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Student Housing Sector Leaders Discuss the Trends of the Past Five Years and Look Ahead.

Amenity packages set to change

The over-amenitization of properties is one of the biggest trends I’ve witnessed over the last five years in the student housing sector—and it’s one we continue to see today.

In some markets, amenities like lazy river pools, spas and rock-climbing walls are almost standard. Many developers add these high-end amenities more because students think they’re cool and less because of an overwhelming need in the market. Over the next five years, I believe that developers will realize that these luxury amenities are just escalating construction costs and creating student housing that caters only to affluent students.

What our residents really want in a community is the best Internet and information technology features. Students typically have three to five devices connected to the Internet at any given time. They won’t stand for inconsistent Internet service, and every unit must be well-equipped for wireless Internet connections. Property owners can no longer buy a technology service simply because it came in at the lowest price—they have to consider the quality of service. Now, and over the next few years, owners will need to increase engagement with their technology service providers to be sure they are providing residents with high-quality services that meet their needs.

David J. Adelman is president and CEO of Campus Apartments.

Government intervention poses risk

First and foremost, a phenomenal number of student housing firms now take a more professional approach to owning and managing their properties than they did five years ago. And they now demand and have access to meaningful data on the performance of student housing properties and the pipeline of new developments.

Second, the so-called “money people” now recognize that student housing is an attractive asset class that performs well in tough economic times. Five years ago, we were still in a struggling recovery from the Great Recession, but the economic impact to the student housing sector was minimal compared to the overall U.S. real estate market.

Looking forward, I am troubled by the possibility of further federal government intrusion into higher education.

The federal government is considering providing free community college education. While this prospect may seem like a solution to a variety of challenges, supporters may underestimate the cost restrictions and regulations that may come along with federal support.

Similarly, there’s a push to rank colleges on some kind of cost/value system. This proposed system sounds potentially useful, but any ranking would be filled with far too many assumptions and faulty value judgments. Schools should be able to justify the cost of their tuition compared to the likely value of the education they provide in increased earnings without any interference from the federal government.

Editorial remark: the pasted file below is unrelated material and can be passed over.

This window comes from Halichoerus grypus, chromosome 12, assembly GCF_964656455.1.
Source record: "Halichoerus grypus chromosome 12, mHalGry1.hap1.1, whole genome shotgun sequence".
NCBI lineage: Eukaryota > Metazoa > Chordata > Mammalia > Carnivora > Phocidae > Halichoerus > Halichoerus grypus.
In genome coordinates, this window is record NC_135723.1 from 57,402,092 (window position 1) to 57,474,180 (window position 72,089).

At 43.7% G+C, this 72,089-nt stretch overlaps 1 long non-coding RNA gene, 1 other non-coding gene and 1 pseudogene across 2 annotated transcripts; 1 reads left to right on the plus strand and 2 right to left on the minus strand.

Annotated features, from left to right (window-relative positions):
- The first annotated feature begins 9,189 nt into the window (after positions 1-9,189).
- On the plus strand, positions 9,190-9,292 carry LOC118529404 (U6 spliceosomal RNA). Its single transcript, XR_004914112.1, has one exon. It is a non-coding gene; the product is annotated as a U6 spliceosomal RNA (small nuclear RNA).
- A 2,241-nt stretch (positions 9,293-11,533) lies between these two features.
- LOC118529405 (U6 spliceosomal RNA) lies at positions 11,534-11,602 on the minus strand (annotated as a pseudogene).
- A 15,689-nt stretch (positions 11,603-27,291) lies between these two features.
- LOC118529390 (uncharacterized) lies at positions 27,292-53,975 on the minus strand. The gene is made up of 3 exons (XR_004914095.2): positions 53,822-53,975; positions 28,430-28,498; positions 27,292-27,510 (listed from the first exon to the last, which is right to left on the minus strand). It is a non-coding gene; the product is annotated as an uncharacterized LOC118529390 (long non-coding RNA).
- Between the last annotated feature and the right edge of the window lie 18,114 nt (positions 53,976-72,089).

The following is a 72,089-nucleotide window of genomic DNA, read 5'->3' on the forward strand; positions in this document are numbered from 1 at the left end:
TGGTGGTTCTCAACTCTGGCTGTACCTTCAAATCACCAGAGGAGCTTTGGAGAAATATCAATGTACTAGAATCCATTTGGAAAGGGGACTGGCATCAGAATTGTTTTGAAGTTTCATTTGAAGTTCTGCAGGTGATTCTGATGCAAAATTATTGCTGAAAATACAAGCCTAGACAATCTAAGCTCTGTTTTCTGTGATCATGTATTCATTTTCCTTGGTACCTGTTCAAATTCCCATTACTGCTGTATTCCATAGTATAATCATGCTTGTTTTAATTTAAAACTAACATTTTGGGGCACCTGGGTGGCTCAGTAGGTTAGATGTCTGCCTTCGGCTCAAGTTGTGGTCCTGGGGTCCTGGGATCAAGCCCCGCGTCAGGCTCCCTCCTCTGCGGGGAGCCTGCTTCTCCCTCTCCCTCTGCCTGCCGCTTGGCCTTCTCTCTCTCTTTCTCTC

Jim Arbury is vice president of student housing for the National Multifamily Housing Council.

Investors better value student housing

If we go back several years, the average property buyer was unwilling to pay more relative to income for student housing properties with strong locations in markets that serve tier-one universities compared to tier-two universities. Today, the investment community is very educated on how core properties located within walking distance of large, tier-one universities usually show the strongest net operating income growth over time. This recognition has helped create premium pricing for these properties.

The other big change you have seen in our sector is the substantial increase in interest from investors. Nearly a third of the private capital deployed in 2014 was new to the sector, according to CBRE. In recent months, high-profile, institutional fund investors have made significant student housing acquisitions, signaling the acceptance of student housing as an established investment class of real estate with strong growth fundamentals. As a result, capitalization rates—a measure of investor risk—for student housing are now just 13 basis points higher than average cap rates for multifamily properties overall.

Student housing occupancy rates today are 95.8, according to data firm Axiometrics. This is despite a record level of new supply delivered last year. Enrollment growth remains strong at tier-one universities. These strong fundamentals, coupled with deep investor interest, position student housing to outperform for many years to come.

William Talbot is CIO of American Campus Communities.

Student housing remains cyclical

Five years ago, the off-campus student housing sector presented an incredible opportunity. At Kayne Anderson Real Estate Advisors (KAREA), we saw compelling dynamics such as strong college enrollment growth. At the same time, the sector was highly fragmented, with significant capital constraints. So, from 2009-2013, we established ourselves as a top private buyer of student housing assets in the United States.

But that was then, and this is now. I firmly believe that we have already planted the seeds for the next economic and real estate bubble and that this cycle will end with some pain, as all other cycles have. We are now an opportunistic seller. We will continue to take advantage of increased capital availability through strategic dispositions to institutional investors, sponsor groups and real estate investment trusts. However, because the next downturn will materially constrain capital and liquidity, it will create significant opportunity for us and a few others who are strategically positioned with long-term capital sources and who are able to execute nimbly, so we also will continue to selectively invest in the space.

Al Rabil is CEO and managing partner at Kayne Anderson Real Estate Advisors.

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